The Sahara Desert in North Africa and the Amazon rainforest in South America are separated by a distance of 3,000 miles, including a 1,600-mile expanse of the Atlantic Ocean. At first glance, the two regions would appear to have no connection to each other. However, according to a recent study published in the journal Geophysical Research Letters, millions of tons of nutrient-rich dust from the planet’s largest and hottest desert journey across the Atlantic every year, bringing phosphorus and other fertilizers to the world’s largest tropical rainforest.

For the first time, a team of scientists has been able to quantify the exact amount of dust that makes this transatlantic journey. Using data collected by NASA’s Cloud-Aerosol Lidar and Infrared Pathfinder Satellite Observation (CALIPSO) satellite between 2007 and 2013, the researchers, led by Hongbin Yu -- a scientist at the University of Maryland -- calculated that each year, 182 million tons of dust leaves the Sahara Desert. Of this, over 27 million tons is deposited in the Amazon basin.

The Saharan dust, which contains huge deposits of dead microorganisms, is rich in phosphorus, which acts like a fertilizer and is essential for the Amazon rainforest’s survival.

“In the tropical region, phosphorus is quite limited, so it’s important to estimate how much dust from the desert is transported to Amazon,” Yu said, in a statement released by NASA. Incidentally, the phosphorus that reaches the Amazon -- nearly 22,000 tons a year -- is almost the exact amount lost due to surface run-off triggered by floods.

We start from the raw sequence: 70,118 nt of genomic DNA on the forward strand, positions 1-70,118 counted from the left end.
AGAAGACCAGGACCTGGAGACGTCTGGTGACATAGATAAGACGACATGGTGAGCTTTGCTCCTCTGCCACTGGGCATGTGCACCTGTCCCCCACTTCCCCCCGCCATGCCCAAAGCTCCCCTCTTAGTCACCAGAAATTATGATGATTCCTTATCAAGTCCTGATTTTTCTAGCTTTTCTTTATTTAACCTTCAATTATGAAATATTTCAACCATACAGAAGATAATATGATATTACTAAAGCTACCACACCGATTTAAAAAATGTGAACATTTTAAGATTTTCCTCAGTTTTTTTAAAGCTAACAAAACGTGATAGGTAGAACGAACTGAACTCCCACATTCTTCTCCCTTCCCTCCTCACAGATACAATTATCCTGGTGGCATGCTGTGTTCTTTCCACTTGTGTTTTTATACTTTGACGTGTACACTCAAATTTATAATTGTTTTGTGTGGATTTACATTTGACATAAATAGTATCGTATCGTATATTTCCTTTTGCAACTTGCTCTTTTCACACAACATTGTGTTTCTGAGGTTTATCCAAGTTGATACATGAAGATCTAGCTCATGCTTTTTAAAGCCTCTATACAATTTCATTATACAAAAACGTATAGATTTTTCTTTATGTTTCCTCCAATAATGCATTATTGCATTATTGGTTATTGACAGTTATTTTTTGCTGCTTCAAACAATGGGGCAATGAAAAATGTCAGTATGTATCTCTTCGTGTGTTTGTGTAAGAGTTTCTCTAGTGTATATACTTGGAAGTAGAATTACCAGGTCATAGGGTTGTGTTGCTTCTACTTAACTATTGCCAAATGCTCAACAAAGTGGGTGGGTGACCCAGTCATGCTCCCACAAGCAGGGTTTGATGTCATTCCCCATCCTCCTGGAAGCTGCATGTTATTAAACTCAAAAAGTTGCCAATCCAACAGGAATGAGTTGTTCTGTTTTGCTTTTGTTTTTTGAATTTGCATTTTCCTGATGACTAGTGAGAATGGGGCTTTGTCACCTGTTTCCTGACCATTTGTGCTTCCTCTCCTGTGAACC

However, according to the study, the amount of dust transported to the Amazon changes from year to year. The researchers found that there was an 86 percent change between the highest amount of dust transported in 2007 and the lowest in 2011. Yu and his colleagues believe that this difference is the result of a variation in rainfall in the Sahel region, which is a long strip of semi-arid land on the southern border of the Sahara Desert.

“When the Sahel region was dry, the dust transport to the Amazon in the next year would increase. When it was wet, the dust transport would decrease,” Yu said, in the statement.

In the future, Yu and his colleagues plan to use data gathered by CALIPSO to study how the distribution of aerosols like smoke from fires and biological particles such as bacteria, fungi, pollen, and spores released by the plants are affected by dust from the Sahara Desert.

“This is a small world,” Yu said. “And we're all connected together.”